Much has been said about Apple’s recently announced “Child Safety” initiatives. The focus has been (rightly so) on the perceptions of user privacy and implications of content processing happening on user devices versus cloud servers. Child safety proponents are lauding Apple for doing more to prevent the spread of harmful material, while privacy advocates are concerned about user data being scanned and reported without consent. Missing in the conversation, however, is a cybersecurity perspective on the potential for authoritarian regimes to abuse these new systems.
Apple’s controversial initiatives are three different but related services involving child sexual abuse material (CSAM): detecting sexually explicit material in messages, identifying illegal material in uploaded photos, and providing guidance to CSAM resources in search. There has been widespread confusion and conflation about how the technology works, what is scanned, and how Apple will report users flagged for possessing CSAM. The subsequent conversations have highlighted an important intersection of security and privacy for individuals, companies, and governments.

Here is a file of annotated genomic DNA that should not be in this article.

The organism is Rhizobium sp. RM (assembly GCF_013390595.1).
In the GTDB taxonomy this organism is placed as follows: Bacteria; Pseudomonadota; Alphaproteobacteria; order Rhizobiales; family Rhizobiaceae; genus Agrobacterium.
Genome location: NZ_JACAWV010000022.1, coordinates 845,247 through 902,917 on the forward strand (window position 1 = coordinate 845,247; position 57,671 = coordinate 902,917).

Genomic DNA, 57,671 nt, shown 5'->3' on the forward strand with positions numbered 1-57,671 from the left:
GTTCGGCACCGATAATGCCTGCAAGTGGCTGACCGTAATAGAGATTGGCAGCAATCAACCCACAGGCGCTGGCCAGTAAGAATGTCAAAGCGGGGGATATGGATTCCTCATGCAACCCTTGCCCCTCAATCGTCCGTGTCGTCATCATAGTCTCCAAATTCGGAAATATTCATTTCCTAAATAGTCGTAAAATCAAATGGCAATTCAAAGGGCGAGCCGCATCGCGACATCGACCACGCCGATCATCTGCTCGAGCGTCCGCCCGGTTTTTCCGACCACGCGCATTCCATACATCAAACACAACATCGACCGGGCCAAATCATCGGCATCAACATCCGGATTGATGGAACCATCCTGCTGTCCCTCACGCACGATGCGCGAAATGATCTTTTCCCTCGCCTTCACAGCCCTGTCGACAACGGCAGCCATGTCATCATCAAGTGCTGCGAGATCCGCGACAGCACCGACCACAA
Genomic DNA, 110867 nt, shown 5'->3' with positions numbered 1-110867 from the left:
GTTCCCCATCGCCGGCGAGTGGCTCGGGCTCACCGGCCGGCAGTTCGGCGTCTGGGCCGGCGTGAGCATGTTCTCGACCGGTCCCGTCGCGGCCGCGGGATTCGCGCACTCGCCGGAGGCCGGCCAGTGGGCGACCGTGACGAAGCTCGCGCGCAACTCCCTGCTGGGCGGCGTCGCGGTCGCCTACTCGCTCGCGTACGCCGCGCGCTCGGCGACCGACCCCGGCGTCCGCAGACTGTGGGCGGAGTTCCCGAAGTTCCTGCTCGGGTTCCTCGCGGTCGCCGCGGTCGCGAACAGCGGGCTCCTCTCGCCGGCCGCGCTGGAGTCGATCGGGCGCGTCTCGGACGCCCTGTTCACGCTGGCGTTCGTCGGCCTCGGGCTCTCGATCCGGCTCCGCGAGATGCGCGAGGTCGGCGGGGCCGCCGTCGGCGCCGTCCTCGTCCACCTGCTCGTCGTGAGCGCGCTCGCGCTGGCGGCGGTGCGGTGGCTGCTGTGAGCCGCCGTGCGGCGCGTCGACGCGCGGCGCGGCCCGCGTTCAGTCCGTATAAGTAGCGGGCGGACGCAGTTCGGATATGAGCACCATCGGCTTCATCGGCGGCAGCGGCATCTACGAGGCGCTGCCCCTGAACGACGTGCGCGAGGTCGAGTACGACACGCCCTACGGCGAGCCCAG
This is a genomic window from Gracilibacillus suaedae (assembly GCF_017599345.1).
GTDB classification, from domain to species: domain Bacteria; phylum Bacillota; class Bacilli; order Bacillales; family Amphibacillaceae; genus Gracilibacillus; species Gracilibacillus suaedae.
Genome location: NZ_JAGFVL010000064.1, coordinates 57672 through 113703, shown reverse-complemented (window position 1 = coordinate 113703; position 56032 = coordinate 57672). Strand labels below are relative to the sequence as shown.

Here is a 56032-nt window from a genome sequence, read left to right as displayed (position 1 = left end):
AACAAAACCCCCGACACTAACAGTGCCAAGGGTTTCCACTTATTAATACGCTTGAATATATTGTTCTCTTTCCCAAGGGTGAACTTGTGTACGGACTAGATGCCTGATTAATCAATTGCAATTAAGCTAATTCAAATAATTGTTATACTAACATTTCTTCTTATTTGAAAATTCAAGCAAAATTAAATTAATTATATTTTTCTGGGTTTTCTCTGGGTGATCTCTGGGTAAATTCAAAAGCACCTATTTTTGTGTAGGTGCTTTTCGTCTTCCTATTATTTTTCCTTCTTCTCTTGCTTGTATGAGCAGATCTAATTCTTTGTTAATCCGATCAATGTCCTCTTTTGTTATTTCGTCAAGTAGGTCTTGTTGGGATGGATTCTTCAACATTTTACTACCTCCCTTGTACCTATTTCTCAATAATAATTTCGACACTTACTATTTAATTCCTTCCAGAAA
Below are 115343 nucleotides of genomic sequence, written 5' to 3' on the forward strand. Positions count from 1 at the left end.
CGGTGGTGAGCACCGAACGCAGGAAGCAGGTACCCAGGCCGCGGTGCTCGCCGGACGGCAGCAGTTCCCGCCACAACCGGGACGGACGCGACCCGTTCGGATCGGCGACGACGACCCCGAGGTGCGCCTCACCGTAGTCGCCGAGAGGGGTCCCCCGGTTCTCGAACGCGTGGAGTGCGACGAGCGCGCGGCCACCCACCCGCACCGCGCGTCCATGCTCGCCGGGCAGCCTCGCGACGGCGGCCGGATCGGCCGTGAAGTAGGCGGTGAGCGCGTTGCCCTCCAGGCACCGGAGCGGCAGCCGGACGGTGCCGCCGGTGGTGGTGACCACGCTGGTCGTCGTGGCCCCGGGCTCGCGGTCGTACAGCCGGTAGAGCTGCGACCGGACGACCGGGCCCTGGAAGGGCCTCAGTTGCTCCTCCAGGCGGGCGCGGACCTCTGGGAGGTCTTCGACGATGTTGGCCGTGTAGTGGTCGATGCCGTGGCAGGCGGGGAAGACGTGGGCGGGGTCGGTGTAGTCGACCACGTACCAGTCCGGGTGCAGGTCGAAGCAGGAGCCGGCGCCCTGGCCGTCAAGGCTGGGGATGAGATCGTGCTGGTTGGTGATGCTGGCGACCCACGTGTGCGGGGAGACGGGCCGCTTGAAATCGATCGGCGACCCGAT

Without a doubt, the internet has created a thriving global marketplace for CSAM. Platform owners, network operators, and government agencies around the world have partnered to detect, remove, and punish criminals who engage in the creation and trading of CSAM. It has been a success. The same can be said for using similar technology and partnerships to combat terrorism. But technology companies and governments will not restrict the “detect and report” playbook to only CSAM and terrorism. The greater risk to billions of users worldwide is that the tools developed to counter CSAM and terrorism will inevitability be used to combat “others” as defined by individual countries. Authoritarian regimes are poised to exert legal control over device makers and service providers to use detection systems to suppress dissidents and undermine democratic institutions through targeted censorship. Individual users are particularly at-risk of not only increased government surveillance capabilities, but the exploitation of vulnerabilities by adversaries or private sector spyware companies to surreptitiously plant illicit material on victim devices.